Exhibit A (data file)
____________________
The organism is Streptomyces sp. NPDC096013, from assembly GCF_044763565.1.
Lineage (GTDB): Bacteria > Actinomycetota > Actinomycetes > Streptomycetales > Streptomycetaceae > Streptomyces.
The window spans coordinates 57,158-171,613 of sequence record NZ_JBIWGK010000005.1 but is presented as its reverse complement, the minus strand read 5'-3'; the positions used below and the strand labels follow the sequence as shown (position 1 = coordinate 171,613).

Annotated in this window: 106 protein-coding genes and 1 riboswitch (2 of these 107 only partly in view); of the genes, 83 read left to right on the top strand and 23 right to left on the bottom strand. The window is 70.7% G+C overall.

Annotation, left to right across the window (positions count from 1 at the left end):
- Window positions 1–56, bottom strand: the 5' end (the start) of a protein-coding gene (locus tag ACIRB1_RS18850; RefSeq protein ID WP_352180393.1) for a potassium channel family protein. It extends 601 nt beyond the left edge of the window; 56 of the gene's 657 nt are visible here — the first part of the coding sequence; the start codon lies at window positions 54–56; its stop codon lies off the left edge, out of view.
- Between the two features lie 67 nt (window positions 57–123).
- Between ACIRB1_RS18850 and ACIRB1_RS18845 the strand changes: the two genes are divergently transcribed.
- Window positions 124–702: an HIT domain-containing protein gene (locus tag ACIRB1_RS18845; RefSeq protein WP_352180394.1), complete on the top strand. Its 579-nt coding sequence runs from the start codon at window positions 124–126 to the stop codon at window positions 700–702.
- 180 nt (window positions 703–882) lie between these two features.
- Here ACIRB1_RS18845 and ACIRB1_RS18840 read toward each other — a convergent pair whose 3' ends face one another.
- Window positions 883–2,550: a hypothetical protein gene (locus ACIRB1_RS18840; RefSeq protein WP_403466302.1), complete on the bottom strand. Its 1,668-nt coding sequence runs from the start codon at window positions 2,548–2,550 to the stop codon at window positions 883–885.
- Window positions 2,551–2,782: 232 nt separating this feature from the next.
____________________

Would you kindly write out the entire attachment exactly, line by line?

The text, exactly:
The organism is Streptomyces sp. NPDC096013, from assembly GCF_044763565.1.
Lineage (GTDB): Bacteria > Actinomycetota > Actinomycetes > Streptomycetales > Streptomycetaceae > Streptomyces.
The window spans coordinates 57,158-171,613 of sequence record NZ_JBIWGK010000005.1 but is presented as its reverse complement, the minus strand read 5'-3'; the positions used below and the strand labels follow the sequence as shown (position 1 = coordinate 171,613).

Annotated in this window: 106 protein-coding genes and 1 riboswitch (2 of these 107 only partly in view); of the genes, 83 read left to right on the top strand and 23 right to left on the bottom strand. The window is 70.7% G+C overall.

Annotation, left to right across the window (positions count from 1 at the left end):
- Window positions 1–56, bottom strand: the 5' end (the start) of a protein-coding gene (locus tag ACIRB1_RS18850; RefSeq protein ID WP_352180393.1) for a potassium channel family protein. It extends 601 nt beyond the left edge of the window; 56 of the gene's 657 nt are visible here — the first part of the coding sequence; the start codon lies at window positions 54–56; its stop codon lies off the left edge, out of view.
- Between the two features lie 67 nt (window positions 57–123).
- Between ACIRB1_RS18850 and ACIRB1_RS18845 the strand changes: the two genes are divergently transcribed.
- Window positions 124–702: an HIT domain-containing protein gene (locus tag ACIRB1_RS18845; RefSeq protein WP_352180394.1), complete on the top strand. Its 579-nt coding sequence runs from the start codon at window positions 124–126 to the stop codon at window positions 700–702.
- 180 nt (window positions 703–882) lie between these two features.
- Here ACIRB1_RS18845 and ACIRB1_RS18840 read toward each other — a convergent pair whose 3' ends face one another.
- Window positions 883–2,550: a hypothetical protein gene (locus ACIRB1_RS18840; RefSeq protein WP_403466302.1), complete on the bottom strand. Its 1,668-nt coding sequence runs from the start codon at window positions 2,548–2,550 to the stop codon at window positions 883–885.
- Window positions 2,551–2,782: 232 nt separating this feature from the next.